3750e vs 4948 in the dataCenter

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Nov 3rd, 2008
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we're looking for top of the rack switches in the data center. These will be for server connectivity. Stacking features of 3750e look pretty appealing as far as management goes. Would there be significant performence gain by going with 4948s? any one out there running 3750E's in the DC? Do you see output queue drops on these?? thoughts???

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mariov652 Tue, 11/04/2008 - 04:04
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Hi I am looking for similar information. Have you found anything out?


It looks like the 4948's are designed for high performance, low latency offerring per-port buffering.


Maybe one of the experts can provide us with an answer?

Jon Marshall Tue, 11/04/2008 - 04:22
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Here is a link to a previous thread on this subject -


http://forum.cisco.com/eforum/servlet/NetProf?page=netprof&forum=Network%20Infrastructure&topic=WAN%2C%20Routing%20and%20Switching&CommCmd=MB%3Fcmd%3Dpass_through%26location%3Doutline%40%5E1%40%40.1de005ac/1#selected_message


A lot does come down to features needed so there is no definitve answer to this. You need to know all possible features you want to run and then from the data sheets


i) work out whether the switch supports those features

ii) work out how the switch handles these features ie. software or hardware.


Sheer throughput i believe the 4900 series switches win but you may not need this much throughput. There was also a recent "Ask the Experts" on 4900 switches so i would have a look there as well


http://forum.cisco.com/eforum/servlet/NetProf?page=netprof&forum=Data%20Center&topic=Server%20Networking&topicID=.ee71a00&fromOutline=&CommCmd=MB%3Fcmd%3Ddisplay_location%26location%3D.2cc2052f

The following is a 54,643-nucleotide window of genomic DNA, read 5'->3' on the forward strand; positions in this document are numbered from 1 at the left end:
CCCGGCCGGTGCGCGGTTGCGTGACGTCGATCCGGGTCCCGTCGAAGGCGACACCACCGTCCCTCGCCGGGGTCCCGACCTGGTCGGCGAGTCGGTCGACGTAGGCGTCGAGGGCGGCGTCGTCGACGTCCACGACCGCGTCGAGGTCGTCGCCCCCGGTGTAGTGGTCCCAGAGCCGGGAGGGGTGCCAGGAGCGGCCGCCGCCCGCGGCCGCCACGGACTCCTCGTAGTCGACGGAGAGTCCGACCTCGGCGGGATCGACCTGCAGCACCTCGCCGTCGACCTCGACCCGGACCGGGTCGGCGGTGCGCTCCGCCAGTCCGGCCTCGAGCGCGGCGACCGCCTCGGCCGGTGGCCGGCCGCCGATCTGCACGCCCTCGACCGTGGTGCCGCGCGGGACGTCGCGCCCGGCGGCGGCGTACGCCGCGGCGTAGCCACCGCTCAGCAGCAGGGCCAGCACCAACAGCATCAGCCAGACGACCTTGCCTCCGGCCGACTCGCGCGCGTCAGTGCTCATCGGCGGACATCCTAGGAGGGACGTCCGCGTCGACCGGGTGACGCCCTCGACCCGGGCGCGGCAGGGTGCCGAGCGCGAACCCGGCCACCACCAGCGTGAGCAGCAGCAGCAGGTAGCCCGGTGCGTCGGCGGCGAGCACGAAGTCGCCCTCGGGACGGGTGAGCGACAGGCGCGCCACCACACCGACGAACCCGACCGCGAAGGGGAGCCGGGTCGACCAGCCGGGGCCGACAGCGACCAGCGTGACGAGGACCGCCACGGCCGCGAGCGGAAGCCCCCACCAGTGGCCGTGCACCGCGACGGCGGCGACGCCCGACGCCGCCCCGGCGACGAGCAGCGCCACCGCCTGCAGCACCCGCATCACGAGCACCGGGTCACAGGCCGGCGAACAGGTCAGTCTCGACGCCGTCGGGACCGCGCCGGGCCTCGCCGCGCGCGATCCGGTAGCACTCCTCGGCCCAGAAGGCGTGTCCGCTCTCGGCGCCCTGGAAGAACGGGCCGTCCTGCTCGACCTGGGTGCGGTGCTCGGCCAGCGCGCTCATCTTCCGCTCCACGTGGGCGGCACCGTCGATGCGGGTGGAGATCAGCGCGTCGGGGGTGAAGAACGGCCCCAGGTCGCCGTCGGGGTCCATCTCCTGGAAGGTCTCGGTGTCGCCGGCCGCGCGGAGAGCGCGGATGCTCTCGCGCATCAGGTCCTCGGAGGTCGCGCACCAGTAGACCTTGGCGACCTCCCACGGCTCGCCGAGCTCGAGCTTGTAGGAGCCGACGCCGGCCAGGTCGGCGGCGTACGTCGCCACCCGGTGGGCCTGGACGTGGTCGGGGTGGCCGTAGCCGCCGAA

I'm assuming you guys know how to get to the data sheets. If not -


"Products & Services" from menu along top of Cisco homepage.


Select "Switches" and from the next page the switch model you are interested in and then among the links at the bottom is one for the data sheets.


Jon

Joseph W. Doherty Tue, 11/04/2008 - 05:48
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A comment on the second reference. That thread is mainly about the 4900M, which is a very powerful box in a small package. Big jump up in performance from 4948s, although perfect if you're going to work with 10 gig connections. Personally, I think the 4900M could make for an interesting 10 gig core or distribtion switch/router.

Joseph W. Doherty Tue, 11/04/2008 - 05:37
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On the face of the PPS and fabric bandwidth specs, the 4948(10-GE) and 3750-E (and 3560-E) series should perform alike as individual devices. The 3750-E stack is limited by its stack cable's bandwidth, compared to something like a 6500/sup720, but assuming most traffic is to/from uplinks, its stack bandwidth compares, not too badly, with something like a 6500/sup32.


Besides the feature of dealing with a 3750-E as one logical device, it supports, I believe, cross stack member 10 gig Etherchannel. With the 3750-E stack, you also have the option for higher port density local (stack) L2 or even L3 vs 4948-10GE.


Not too long ago, I was involved with a data center upgrade where 3750-E stacks were selected for server rows. They haven't been installed yet, so can't report how well they work, but will say, same upgrade also installed mixed 3750G/3750-E stacks for user closets, and they have performed well.

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